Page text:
CRESSON – Al D’Elia – manager of the New York entry in the 75th AAABA Tournament – was happy to win the coin flip to determine the home team in Thursday’s early quarterfinal game at Mount Aloysius College.
It only took Buffalo Royal Printing about two hours to change his mood, as it nickel and dimed D’Elia’s Long Island Astros into elimination, cashing in on a chance to play in the tournament semifinals with a 12-2 victory at Mount Aloyisius College.
The game was ended after seven innings as a result of the 10-run rule. Rarely still alive this deep in the tourney, Buffalo will face perennial power New Orleans today.
“We’ve had three teams finish second in the tournament. It’s been probably 30 years,” Royal Printing manager Bob Carnevale said, referring to the 1980 team that fell in the finals to Baltimore. “It’s been so long since we had a semifinal team, I can’t remember when. I’m overwhelmed with emotion.”
Buffalo wasn’t flashy in its dissection. Nine of Royal Printing’s 11 hits were singles – it didn’t have an extra-base hit until the sixth inning when it already was ahead 6-2. Buffalo also took advantage of four walks and two hit batsmen.
“We weren’t trying to do too much at the plate. I think that really helped us. We had a lot of clutch hitting,” left fielder Ross Mistretta said. “I’m just happy to be here (in the tournament) still.
“Hopefully we can go all the way, or at least stay as long as we can.”
Mistretta was a key contributor, going 3-for-4 with two runs and four RBIs. Mistretta scored in the first and singled in two in the second.
Buffalo plated runs in every inning but the fourth and the fifth, busting loose for seven runs in its final two at-bats.
Seven Royal Printing batters hit safely, with Ryan Voight posting two hits and two RBIs and Max Giordano adding two hits.
Jack Putney knocked in three runs.
“(On Wednesday), we only won 2-1. We didn’t have our best at-bats. We were going out of our comfort zone and swinging at bad pitches. Today we really worked the count, got some walks, worked our way on base,” Putney said. “It’s really something else (to advance this far). I knew coming down here we had an outstanding team, with good pitching and hitting.”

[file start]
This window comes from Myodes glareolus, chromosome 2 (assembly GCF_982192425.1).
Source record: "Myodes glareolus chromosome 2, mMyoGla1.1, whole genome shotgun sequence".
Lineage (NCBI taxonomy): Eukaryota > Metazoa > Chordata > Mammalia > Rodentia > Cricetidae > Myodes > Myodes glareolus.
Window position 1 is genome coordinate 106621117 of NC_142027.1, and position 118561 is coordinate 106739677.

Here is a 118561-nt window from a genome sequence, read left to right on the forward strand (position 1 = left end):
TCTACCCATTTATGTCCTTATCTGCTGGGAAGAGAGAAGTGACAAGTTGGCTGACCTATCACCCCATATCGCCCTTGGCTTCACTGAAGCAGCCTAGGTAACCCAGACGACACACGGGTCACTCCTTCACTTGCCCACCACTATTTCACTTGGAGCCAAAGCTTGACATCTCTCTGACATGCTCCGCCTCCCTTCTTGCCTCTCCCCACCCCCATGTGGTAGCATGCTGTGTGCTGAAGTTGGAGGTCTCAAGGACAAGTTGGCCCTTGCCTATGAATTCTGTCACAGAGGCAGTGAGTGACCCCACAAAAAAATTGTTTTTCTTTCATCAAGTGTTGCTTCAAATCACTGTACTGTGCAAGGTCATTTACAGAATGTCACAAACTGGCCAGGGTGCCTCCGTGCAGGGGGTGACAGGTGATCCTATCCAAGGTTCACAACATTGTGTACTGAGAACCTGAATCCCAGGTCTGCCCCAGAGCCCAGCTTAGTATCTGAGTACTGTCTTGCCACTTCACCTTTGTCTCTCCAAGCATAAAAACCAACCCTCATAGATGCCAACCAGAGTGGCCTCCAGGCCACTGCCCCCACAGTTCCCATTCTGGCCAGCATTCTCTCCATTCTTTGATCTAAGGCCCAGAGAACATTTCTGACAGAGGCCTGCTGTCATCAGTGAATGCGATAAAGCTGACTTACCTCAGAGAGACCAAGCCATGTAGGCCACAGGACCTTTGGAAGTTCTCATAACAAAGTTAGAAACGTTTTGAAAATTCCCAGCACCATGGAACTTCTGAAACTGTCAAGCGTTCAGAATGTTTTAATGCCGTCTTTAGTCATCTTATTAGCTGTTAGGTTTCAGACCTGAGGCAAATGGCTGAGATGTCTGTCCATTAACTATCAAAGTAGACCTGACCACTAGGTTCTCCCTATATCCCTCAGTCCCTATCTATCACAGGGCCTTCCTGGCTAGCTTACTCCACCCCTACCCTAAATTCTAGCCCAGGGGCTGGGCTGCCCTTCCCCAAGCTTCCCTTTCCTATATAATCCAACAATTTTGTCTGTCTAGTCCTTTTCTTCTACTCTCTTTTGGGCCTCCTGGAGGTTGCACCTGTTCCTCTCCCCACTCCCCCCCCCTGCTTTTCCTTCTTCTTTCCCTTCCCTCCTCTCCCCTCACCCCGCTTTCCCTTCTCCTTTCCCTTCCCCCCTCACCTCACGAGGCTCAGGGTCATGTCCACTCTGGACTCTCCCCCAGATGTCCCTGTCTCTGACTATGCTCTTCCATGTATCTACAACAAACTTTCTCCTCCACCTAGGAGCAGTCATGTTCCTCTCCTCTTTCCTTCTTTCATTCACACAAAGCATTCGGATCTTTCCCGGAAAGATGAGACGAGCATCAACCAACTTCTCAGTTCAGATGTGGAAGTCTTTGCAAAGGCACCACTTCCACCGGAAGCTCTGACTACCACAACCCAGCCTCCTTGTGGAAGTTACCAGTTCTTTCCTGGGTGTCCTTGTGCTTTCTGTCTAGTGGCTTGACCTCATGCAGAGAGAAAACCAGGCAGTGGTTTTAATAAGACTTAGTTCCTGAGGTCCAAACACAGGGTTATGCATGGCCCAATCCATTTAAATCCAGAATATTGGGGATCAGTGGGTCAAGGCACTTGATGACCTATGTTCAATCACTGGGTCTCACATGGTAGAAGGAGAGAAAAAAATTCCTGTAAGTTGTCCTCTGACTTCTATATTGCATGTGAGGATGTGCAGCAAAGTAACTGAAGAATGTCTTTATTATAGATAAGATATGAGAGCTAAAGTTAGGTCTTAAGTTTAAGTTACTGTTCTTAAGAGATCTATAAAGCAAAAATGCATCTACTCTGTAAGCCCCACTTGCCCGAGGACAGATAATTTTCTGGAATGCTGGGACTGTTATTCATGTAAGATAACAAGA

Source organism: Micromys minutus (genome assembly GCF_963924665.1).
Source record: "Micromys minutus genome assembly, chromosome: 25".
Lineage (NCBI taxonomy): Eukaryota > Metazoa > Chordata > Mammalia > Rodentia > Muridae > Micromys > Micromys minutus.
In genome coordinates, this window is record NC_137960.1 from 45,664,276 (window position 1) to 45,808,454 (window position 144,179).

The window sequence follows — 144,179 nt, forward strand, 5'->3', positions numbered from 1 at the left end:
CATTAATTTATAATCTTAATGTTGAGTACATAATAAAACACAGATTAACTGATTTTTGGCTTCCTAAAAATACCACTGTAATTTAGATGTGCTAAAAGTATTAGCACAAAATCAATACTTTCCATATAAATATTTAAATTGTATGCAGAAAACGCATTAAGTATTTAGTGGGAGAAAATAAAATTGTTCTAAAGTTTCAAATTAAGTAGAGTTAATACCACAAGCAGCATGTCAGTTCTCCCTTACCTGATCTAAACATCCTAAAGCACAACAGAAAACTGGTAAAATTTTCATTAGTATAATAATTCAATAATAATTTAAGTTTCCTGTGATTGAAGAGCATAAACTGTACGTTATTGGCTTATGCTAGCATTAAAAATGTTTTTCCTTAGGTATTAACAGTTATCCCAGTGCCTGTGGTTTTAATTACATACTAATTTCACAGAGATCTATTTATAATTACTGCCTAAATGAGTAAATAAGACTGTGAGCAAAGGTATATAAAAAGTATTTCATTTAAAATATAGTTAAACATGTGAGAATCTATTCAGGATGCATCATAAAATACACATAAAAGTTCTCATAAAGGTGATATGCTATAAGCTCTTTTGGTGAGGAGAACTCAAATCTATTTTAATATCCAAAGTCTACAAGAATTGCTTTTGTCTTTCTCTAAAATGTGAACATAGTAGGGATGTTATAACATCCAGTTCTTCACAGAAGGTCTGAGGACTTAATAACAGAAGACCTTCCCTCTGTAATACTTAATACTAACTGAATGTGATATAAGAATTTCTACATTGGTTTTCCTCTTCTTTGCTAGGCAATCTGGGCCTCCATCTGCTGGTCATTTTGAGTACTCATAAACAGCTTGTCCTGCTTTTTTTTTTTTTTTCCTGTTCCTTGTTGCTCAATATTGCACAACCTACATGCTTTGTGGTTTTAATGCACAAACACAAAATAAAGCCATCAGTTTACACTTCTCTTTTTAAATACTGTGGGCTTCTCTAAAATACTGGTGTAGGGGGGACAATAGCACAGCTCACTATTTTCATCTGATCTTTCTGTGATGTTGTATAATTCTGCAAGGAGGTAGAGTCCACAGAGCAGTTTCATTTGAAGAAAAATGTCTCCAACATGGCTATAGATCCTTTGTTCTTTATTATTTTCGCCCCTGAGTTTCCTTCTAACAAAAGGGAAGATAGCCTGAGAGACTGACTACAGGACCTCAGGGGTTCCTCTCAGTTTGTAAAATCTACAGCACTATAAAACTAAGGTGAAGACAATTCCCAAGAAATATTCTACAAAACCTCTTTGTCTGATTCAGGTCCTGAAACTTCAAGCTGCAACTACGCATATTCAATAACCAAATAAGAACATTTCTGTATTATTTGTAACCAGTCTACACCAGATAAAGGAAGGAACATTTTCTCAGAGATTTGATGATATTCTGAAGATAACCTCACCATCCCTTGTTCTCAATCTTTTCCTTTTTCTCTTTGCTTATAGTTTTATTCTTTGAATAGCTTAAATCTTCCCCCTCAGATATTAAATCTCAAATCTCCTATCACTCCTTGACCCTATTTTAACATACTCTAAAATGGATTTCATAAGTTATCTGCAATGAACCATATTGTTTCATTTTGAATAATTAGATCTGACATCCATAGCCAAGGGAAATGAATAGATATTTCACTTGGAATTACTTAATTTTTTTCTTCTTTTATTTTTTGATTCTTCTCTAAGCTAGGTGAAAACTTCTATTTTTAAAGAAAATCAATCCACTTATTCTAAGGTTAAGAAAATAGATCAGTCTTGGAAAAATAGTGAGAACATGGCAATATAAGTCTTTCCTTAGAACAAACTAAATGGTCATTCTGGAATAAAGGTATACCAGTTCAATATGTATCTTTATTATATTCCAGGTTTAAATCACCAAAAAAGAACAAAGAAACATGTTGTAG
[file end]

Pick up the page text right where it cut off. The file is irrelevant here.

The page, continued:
Erik Johnson went the distance for Buffalo. After surrendering a two-run homer to John Castiglione with one out in the second, Johnson retired eight of the next nine Astros he faced.
He finished with a five-hitter, striking out six and walking two.
“Early on, I was just trying to find what was working. As the game went on, it just got easier and easier. Everything was working, and the defense played great behind me, picking me up when I needed them,” Johnson said.
New York had entered the quarterfinal matchup as the higher seed after winning Pool B with a 2-1 record.
“We got one shot, and that was it. It was one of those days you take your hat off to the pitcher. He was fabulous,” D’Elia said.
“We didn’t pitch very well today, and we couldn’t hit.
“That’s pretty much it. Every bounce just went the wrong way. It’s baseball.”
Buffalo, meanwhile, will be looking to continue its Cinderella run.
“This is a nice, hard-working team. But I know, from here on, we’re going to be playing teams every bit as good as we are,” Carnevale said. “If we play the way we did today, we have a chance – good defense, excellent offense, excellent pitching.
“Every facet of our game today was on.”